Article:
Farm Ireland
Independent.ie

Sunday 24 September 2017

Ombudsman to investigate EU Commission on Brazilian beef

The EU Ombudsman is to investigate the EU Commission over its failure to act on several Food and Veterinary Office (FVO) reports on the low to non-existent standards prevalent in the Brazilian beef industry.

Irish members of Farmers for Fairness in Europe (FFE), the ICMSA and the ICSA lodged a complaint on behalf of all the constituent members of FFE earlier this summer.

The Commission must draft a response by November 30 and, depending on the case it makes, the Ombudsman may carry out a full investigation.

ICMSA President, Jackie Cahill, said a great deal of thought and analysis had gone into the association's preparation of the formal complaint.

"The complaint rests on two principal facts: By allowing the continuation of beef imports from Brazil, the European Commission is breaching, or ignoring, EU law with regard to standards.

And, by ignoring well-established and internationally acceptable risk assessment regarding animal health, particularly FMD, the Commission is involved in mal-administration," Mr Cahill said.

The ICMSA man said the association had drawn attention to the attitude and stance of the US and Australian governments on this matter, stating that it felt unprocessed beef imports from Brazil pose an unacceptable risk.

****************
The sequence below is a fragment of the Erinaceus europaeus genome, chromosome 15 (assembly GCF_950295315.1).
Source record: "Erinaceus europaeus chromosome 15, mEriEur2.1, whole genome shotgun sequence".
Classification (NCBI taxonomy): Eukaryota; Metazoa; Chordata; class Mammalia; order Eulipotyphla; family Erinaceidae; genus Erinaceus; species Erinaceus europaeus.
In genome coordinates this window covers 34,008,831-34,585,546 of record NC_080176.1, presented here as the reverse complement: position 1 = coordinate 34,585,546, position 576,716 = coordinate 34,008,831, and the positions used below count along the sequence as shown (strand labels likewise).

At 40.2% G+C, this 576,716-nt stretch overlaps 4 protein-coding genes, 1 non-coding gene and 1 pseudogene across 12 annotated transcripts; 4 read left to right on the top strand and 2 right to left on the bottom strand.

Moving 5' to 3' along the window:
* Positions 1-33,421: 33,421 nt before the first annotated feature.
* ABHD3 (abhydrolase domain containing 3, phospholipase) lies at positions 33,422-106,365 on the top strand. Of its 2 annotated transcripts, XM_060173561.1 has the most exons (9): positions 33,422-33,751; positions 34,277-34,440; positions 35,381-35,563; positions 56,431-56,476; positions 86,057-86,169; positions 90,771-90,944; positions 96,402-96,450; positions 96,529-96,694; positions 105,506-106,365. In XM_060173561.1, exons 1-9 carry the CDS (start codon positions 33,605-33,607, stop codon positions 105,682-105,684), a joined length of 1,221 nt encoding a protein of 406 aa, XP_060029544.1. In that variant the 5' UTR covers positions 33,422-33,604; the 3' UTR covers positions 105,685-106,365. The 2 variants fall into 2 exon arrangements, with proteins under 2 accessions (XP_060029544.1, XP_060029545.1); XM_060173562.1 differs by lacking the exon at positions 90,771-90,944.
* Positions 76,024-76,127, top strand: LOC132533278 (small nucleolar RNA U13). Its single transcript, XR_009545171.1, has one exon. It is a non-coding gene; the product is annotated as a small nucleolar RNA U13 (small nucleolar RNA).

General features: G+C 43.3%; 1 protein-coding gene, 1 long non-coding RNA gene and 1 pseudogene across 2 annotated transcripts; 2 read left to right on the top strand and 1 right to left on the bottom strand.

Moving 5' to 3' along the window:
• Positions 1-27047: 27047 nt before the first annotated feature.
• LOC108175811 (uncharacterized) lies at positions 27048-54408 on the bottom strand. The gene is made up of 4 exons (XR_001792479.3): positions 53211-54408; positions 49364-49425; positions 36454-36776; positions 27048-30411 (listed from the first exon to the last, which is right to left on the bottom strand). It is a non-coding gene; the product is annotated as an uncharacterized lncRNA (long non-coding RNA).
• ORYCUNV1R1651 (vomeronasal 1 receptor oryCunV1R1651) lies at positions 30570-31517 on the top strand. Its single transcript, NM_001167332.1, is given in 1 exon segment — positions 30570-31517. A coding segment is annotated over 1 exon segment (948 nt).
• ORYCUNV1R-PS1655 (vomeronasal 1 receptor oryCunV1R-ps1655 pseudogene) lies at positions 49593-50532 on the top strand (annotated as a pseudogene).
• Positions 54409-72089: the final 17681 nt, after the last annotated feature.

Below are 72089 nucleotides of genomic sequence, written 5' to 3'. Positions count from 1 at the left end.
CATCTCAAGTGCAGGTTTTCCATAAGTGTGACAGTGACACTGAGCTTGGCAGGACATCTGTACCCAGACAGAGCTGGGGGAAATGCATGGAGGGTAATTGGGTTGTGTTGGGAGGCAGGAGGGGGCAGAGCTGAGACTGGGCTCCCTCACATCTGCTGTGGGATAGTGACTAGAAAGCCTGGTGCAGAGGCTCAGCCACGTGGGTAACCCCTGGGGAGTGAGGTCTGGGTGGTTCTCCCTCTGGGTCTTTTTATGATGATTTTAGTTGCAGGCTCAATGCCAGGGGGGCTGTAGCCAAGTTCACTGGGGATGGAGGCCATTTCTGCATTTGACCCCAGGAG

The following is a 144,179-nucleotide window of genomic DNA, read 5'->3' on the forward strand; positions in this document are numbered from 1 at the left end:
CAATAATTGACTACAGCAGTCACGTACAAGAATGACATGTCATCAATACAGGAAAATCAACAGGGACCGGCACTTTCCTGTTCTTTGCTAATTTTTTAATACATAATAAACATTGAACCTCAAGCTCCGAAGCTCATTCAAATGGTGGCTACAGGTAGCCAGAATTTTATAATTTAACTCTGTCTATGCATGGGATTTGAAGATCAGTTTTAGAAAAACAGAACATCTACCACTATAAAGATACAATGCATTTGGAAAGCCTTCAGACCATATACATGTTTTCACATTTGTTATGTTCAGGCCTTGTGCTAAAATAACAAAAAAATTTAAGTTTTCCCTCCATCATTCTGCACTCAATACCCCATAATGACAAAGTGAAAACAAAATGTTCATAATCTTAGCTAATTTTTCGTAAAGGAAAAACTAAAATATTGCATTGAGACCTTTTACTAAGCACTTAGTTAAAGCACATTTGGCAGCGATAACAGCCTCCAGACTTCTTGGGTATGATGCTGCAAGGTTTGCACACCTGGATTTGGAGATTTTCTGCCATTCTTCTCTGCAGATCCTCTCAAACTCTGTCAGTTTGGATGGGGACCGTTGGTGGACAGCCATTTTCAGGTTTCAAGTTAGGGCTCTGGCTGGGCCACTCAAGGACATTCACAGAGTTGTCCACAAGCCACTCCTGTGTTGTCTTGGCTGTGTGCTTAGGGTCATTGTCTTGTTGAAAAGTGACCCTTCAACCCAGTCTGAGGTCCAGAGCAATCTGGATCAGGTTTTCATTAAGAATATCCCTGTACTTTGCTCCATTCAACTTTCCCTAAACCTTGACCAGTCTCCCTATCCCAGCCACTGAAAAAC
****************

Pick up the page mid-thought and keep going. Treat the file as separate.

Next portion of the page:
"We are simply asking the Ombudsman to contrast that level of competence and care against the reckless attitude being adopted by the EU Commission. This lack of concern in relation to Brazil's raging FMD problem becomes more troubling when we see the Commission demanding a standard of safety from the British government regarding its latest outbreak that they seem to have no intention of applying to Brazil.

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"The critical point, as far as ICMSA is concerned, is that the Commission will, for the first time, be required to detail the risk assessment procedures that it has carried out.

"It will not be able to hide behind WTO rules, because the US and Australian bans are totally compatible with those rules," he said.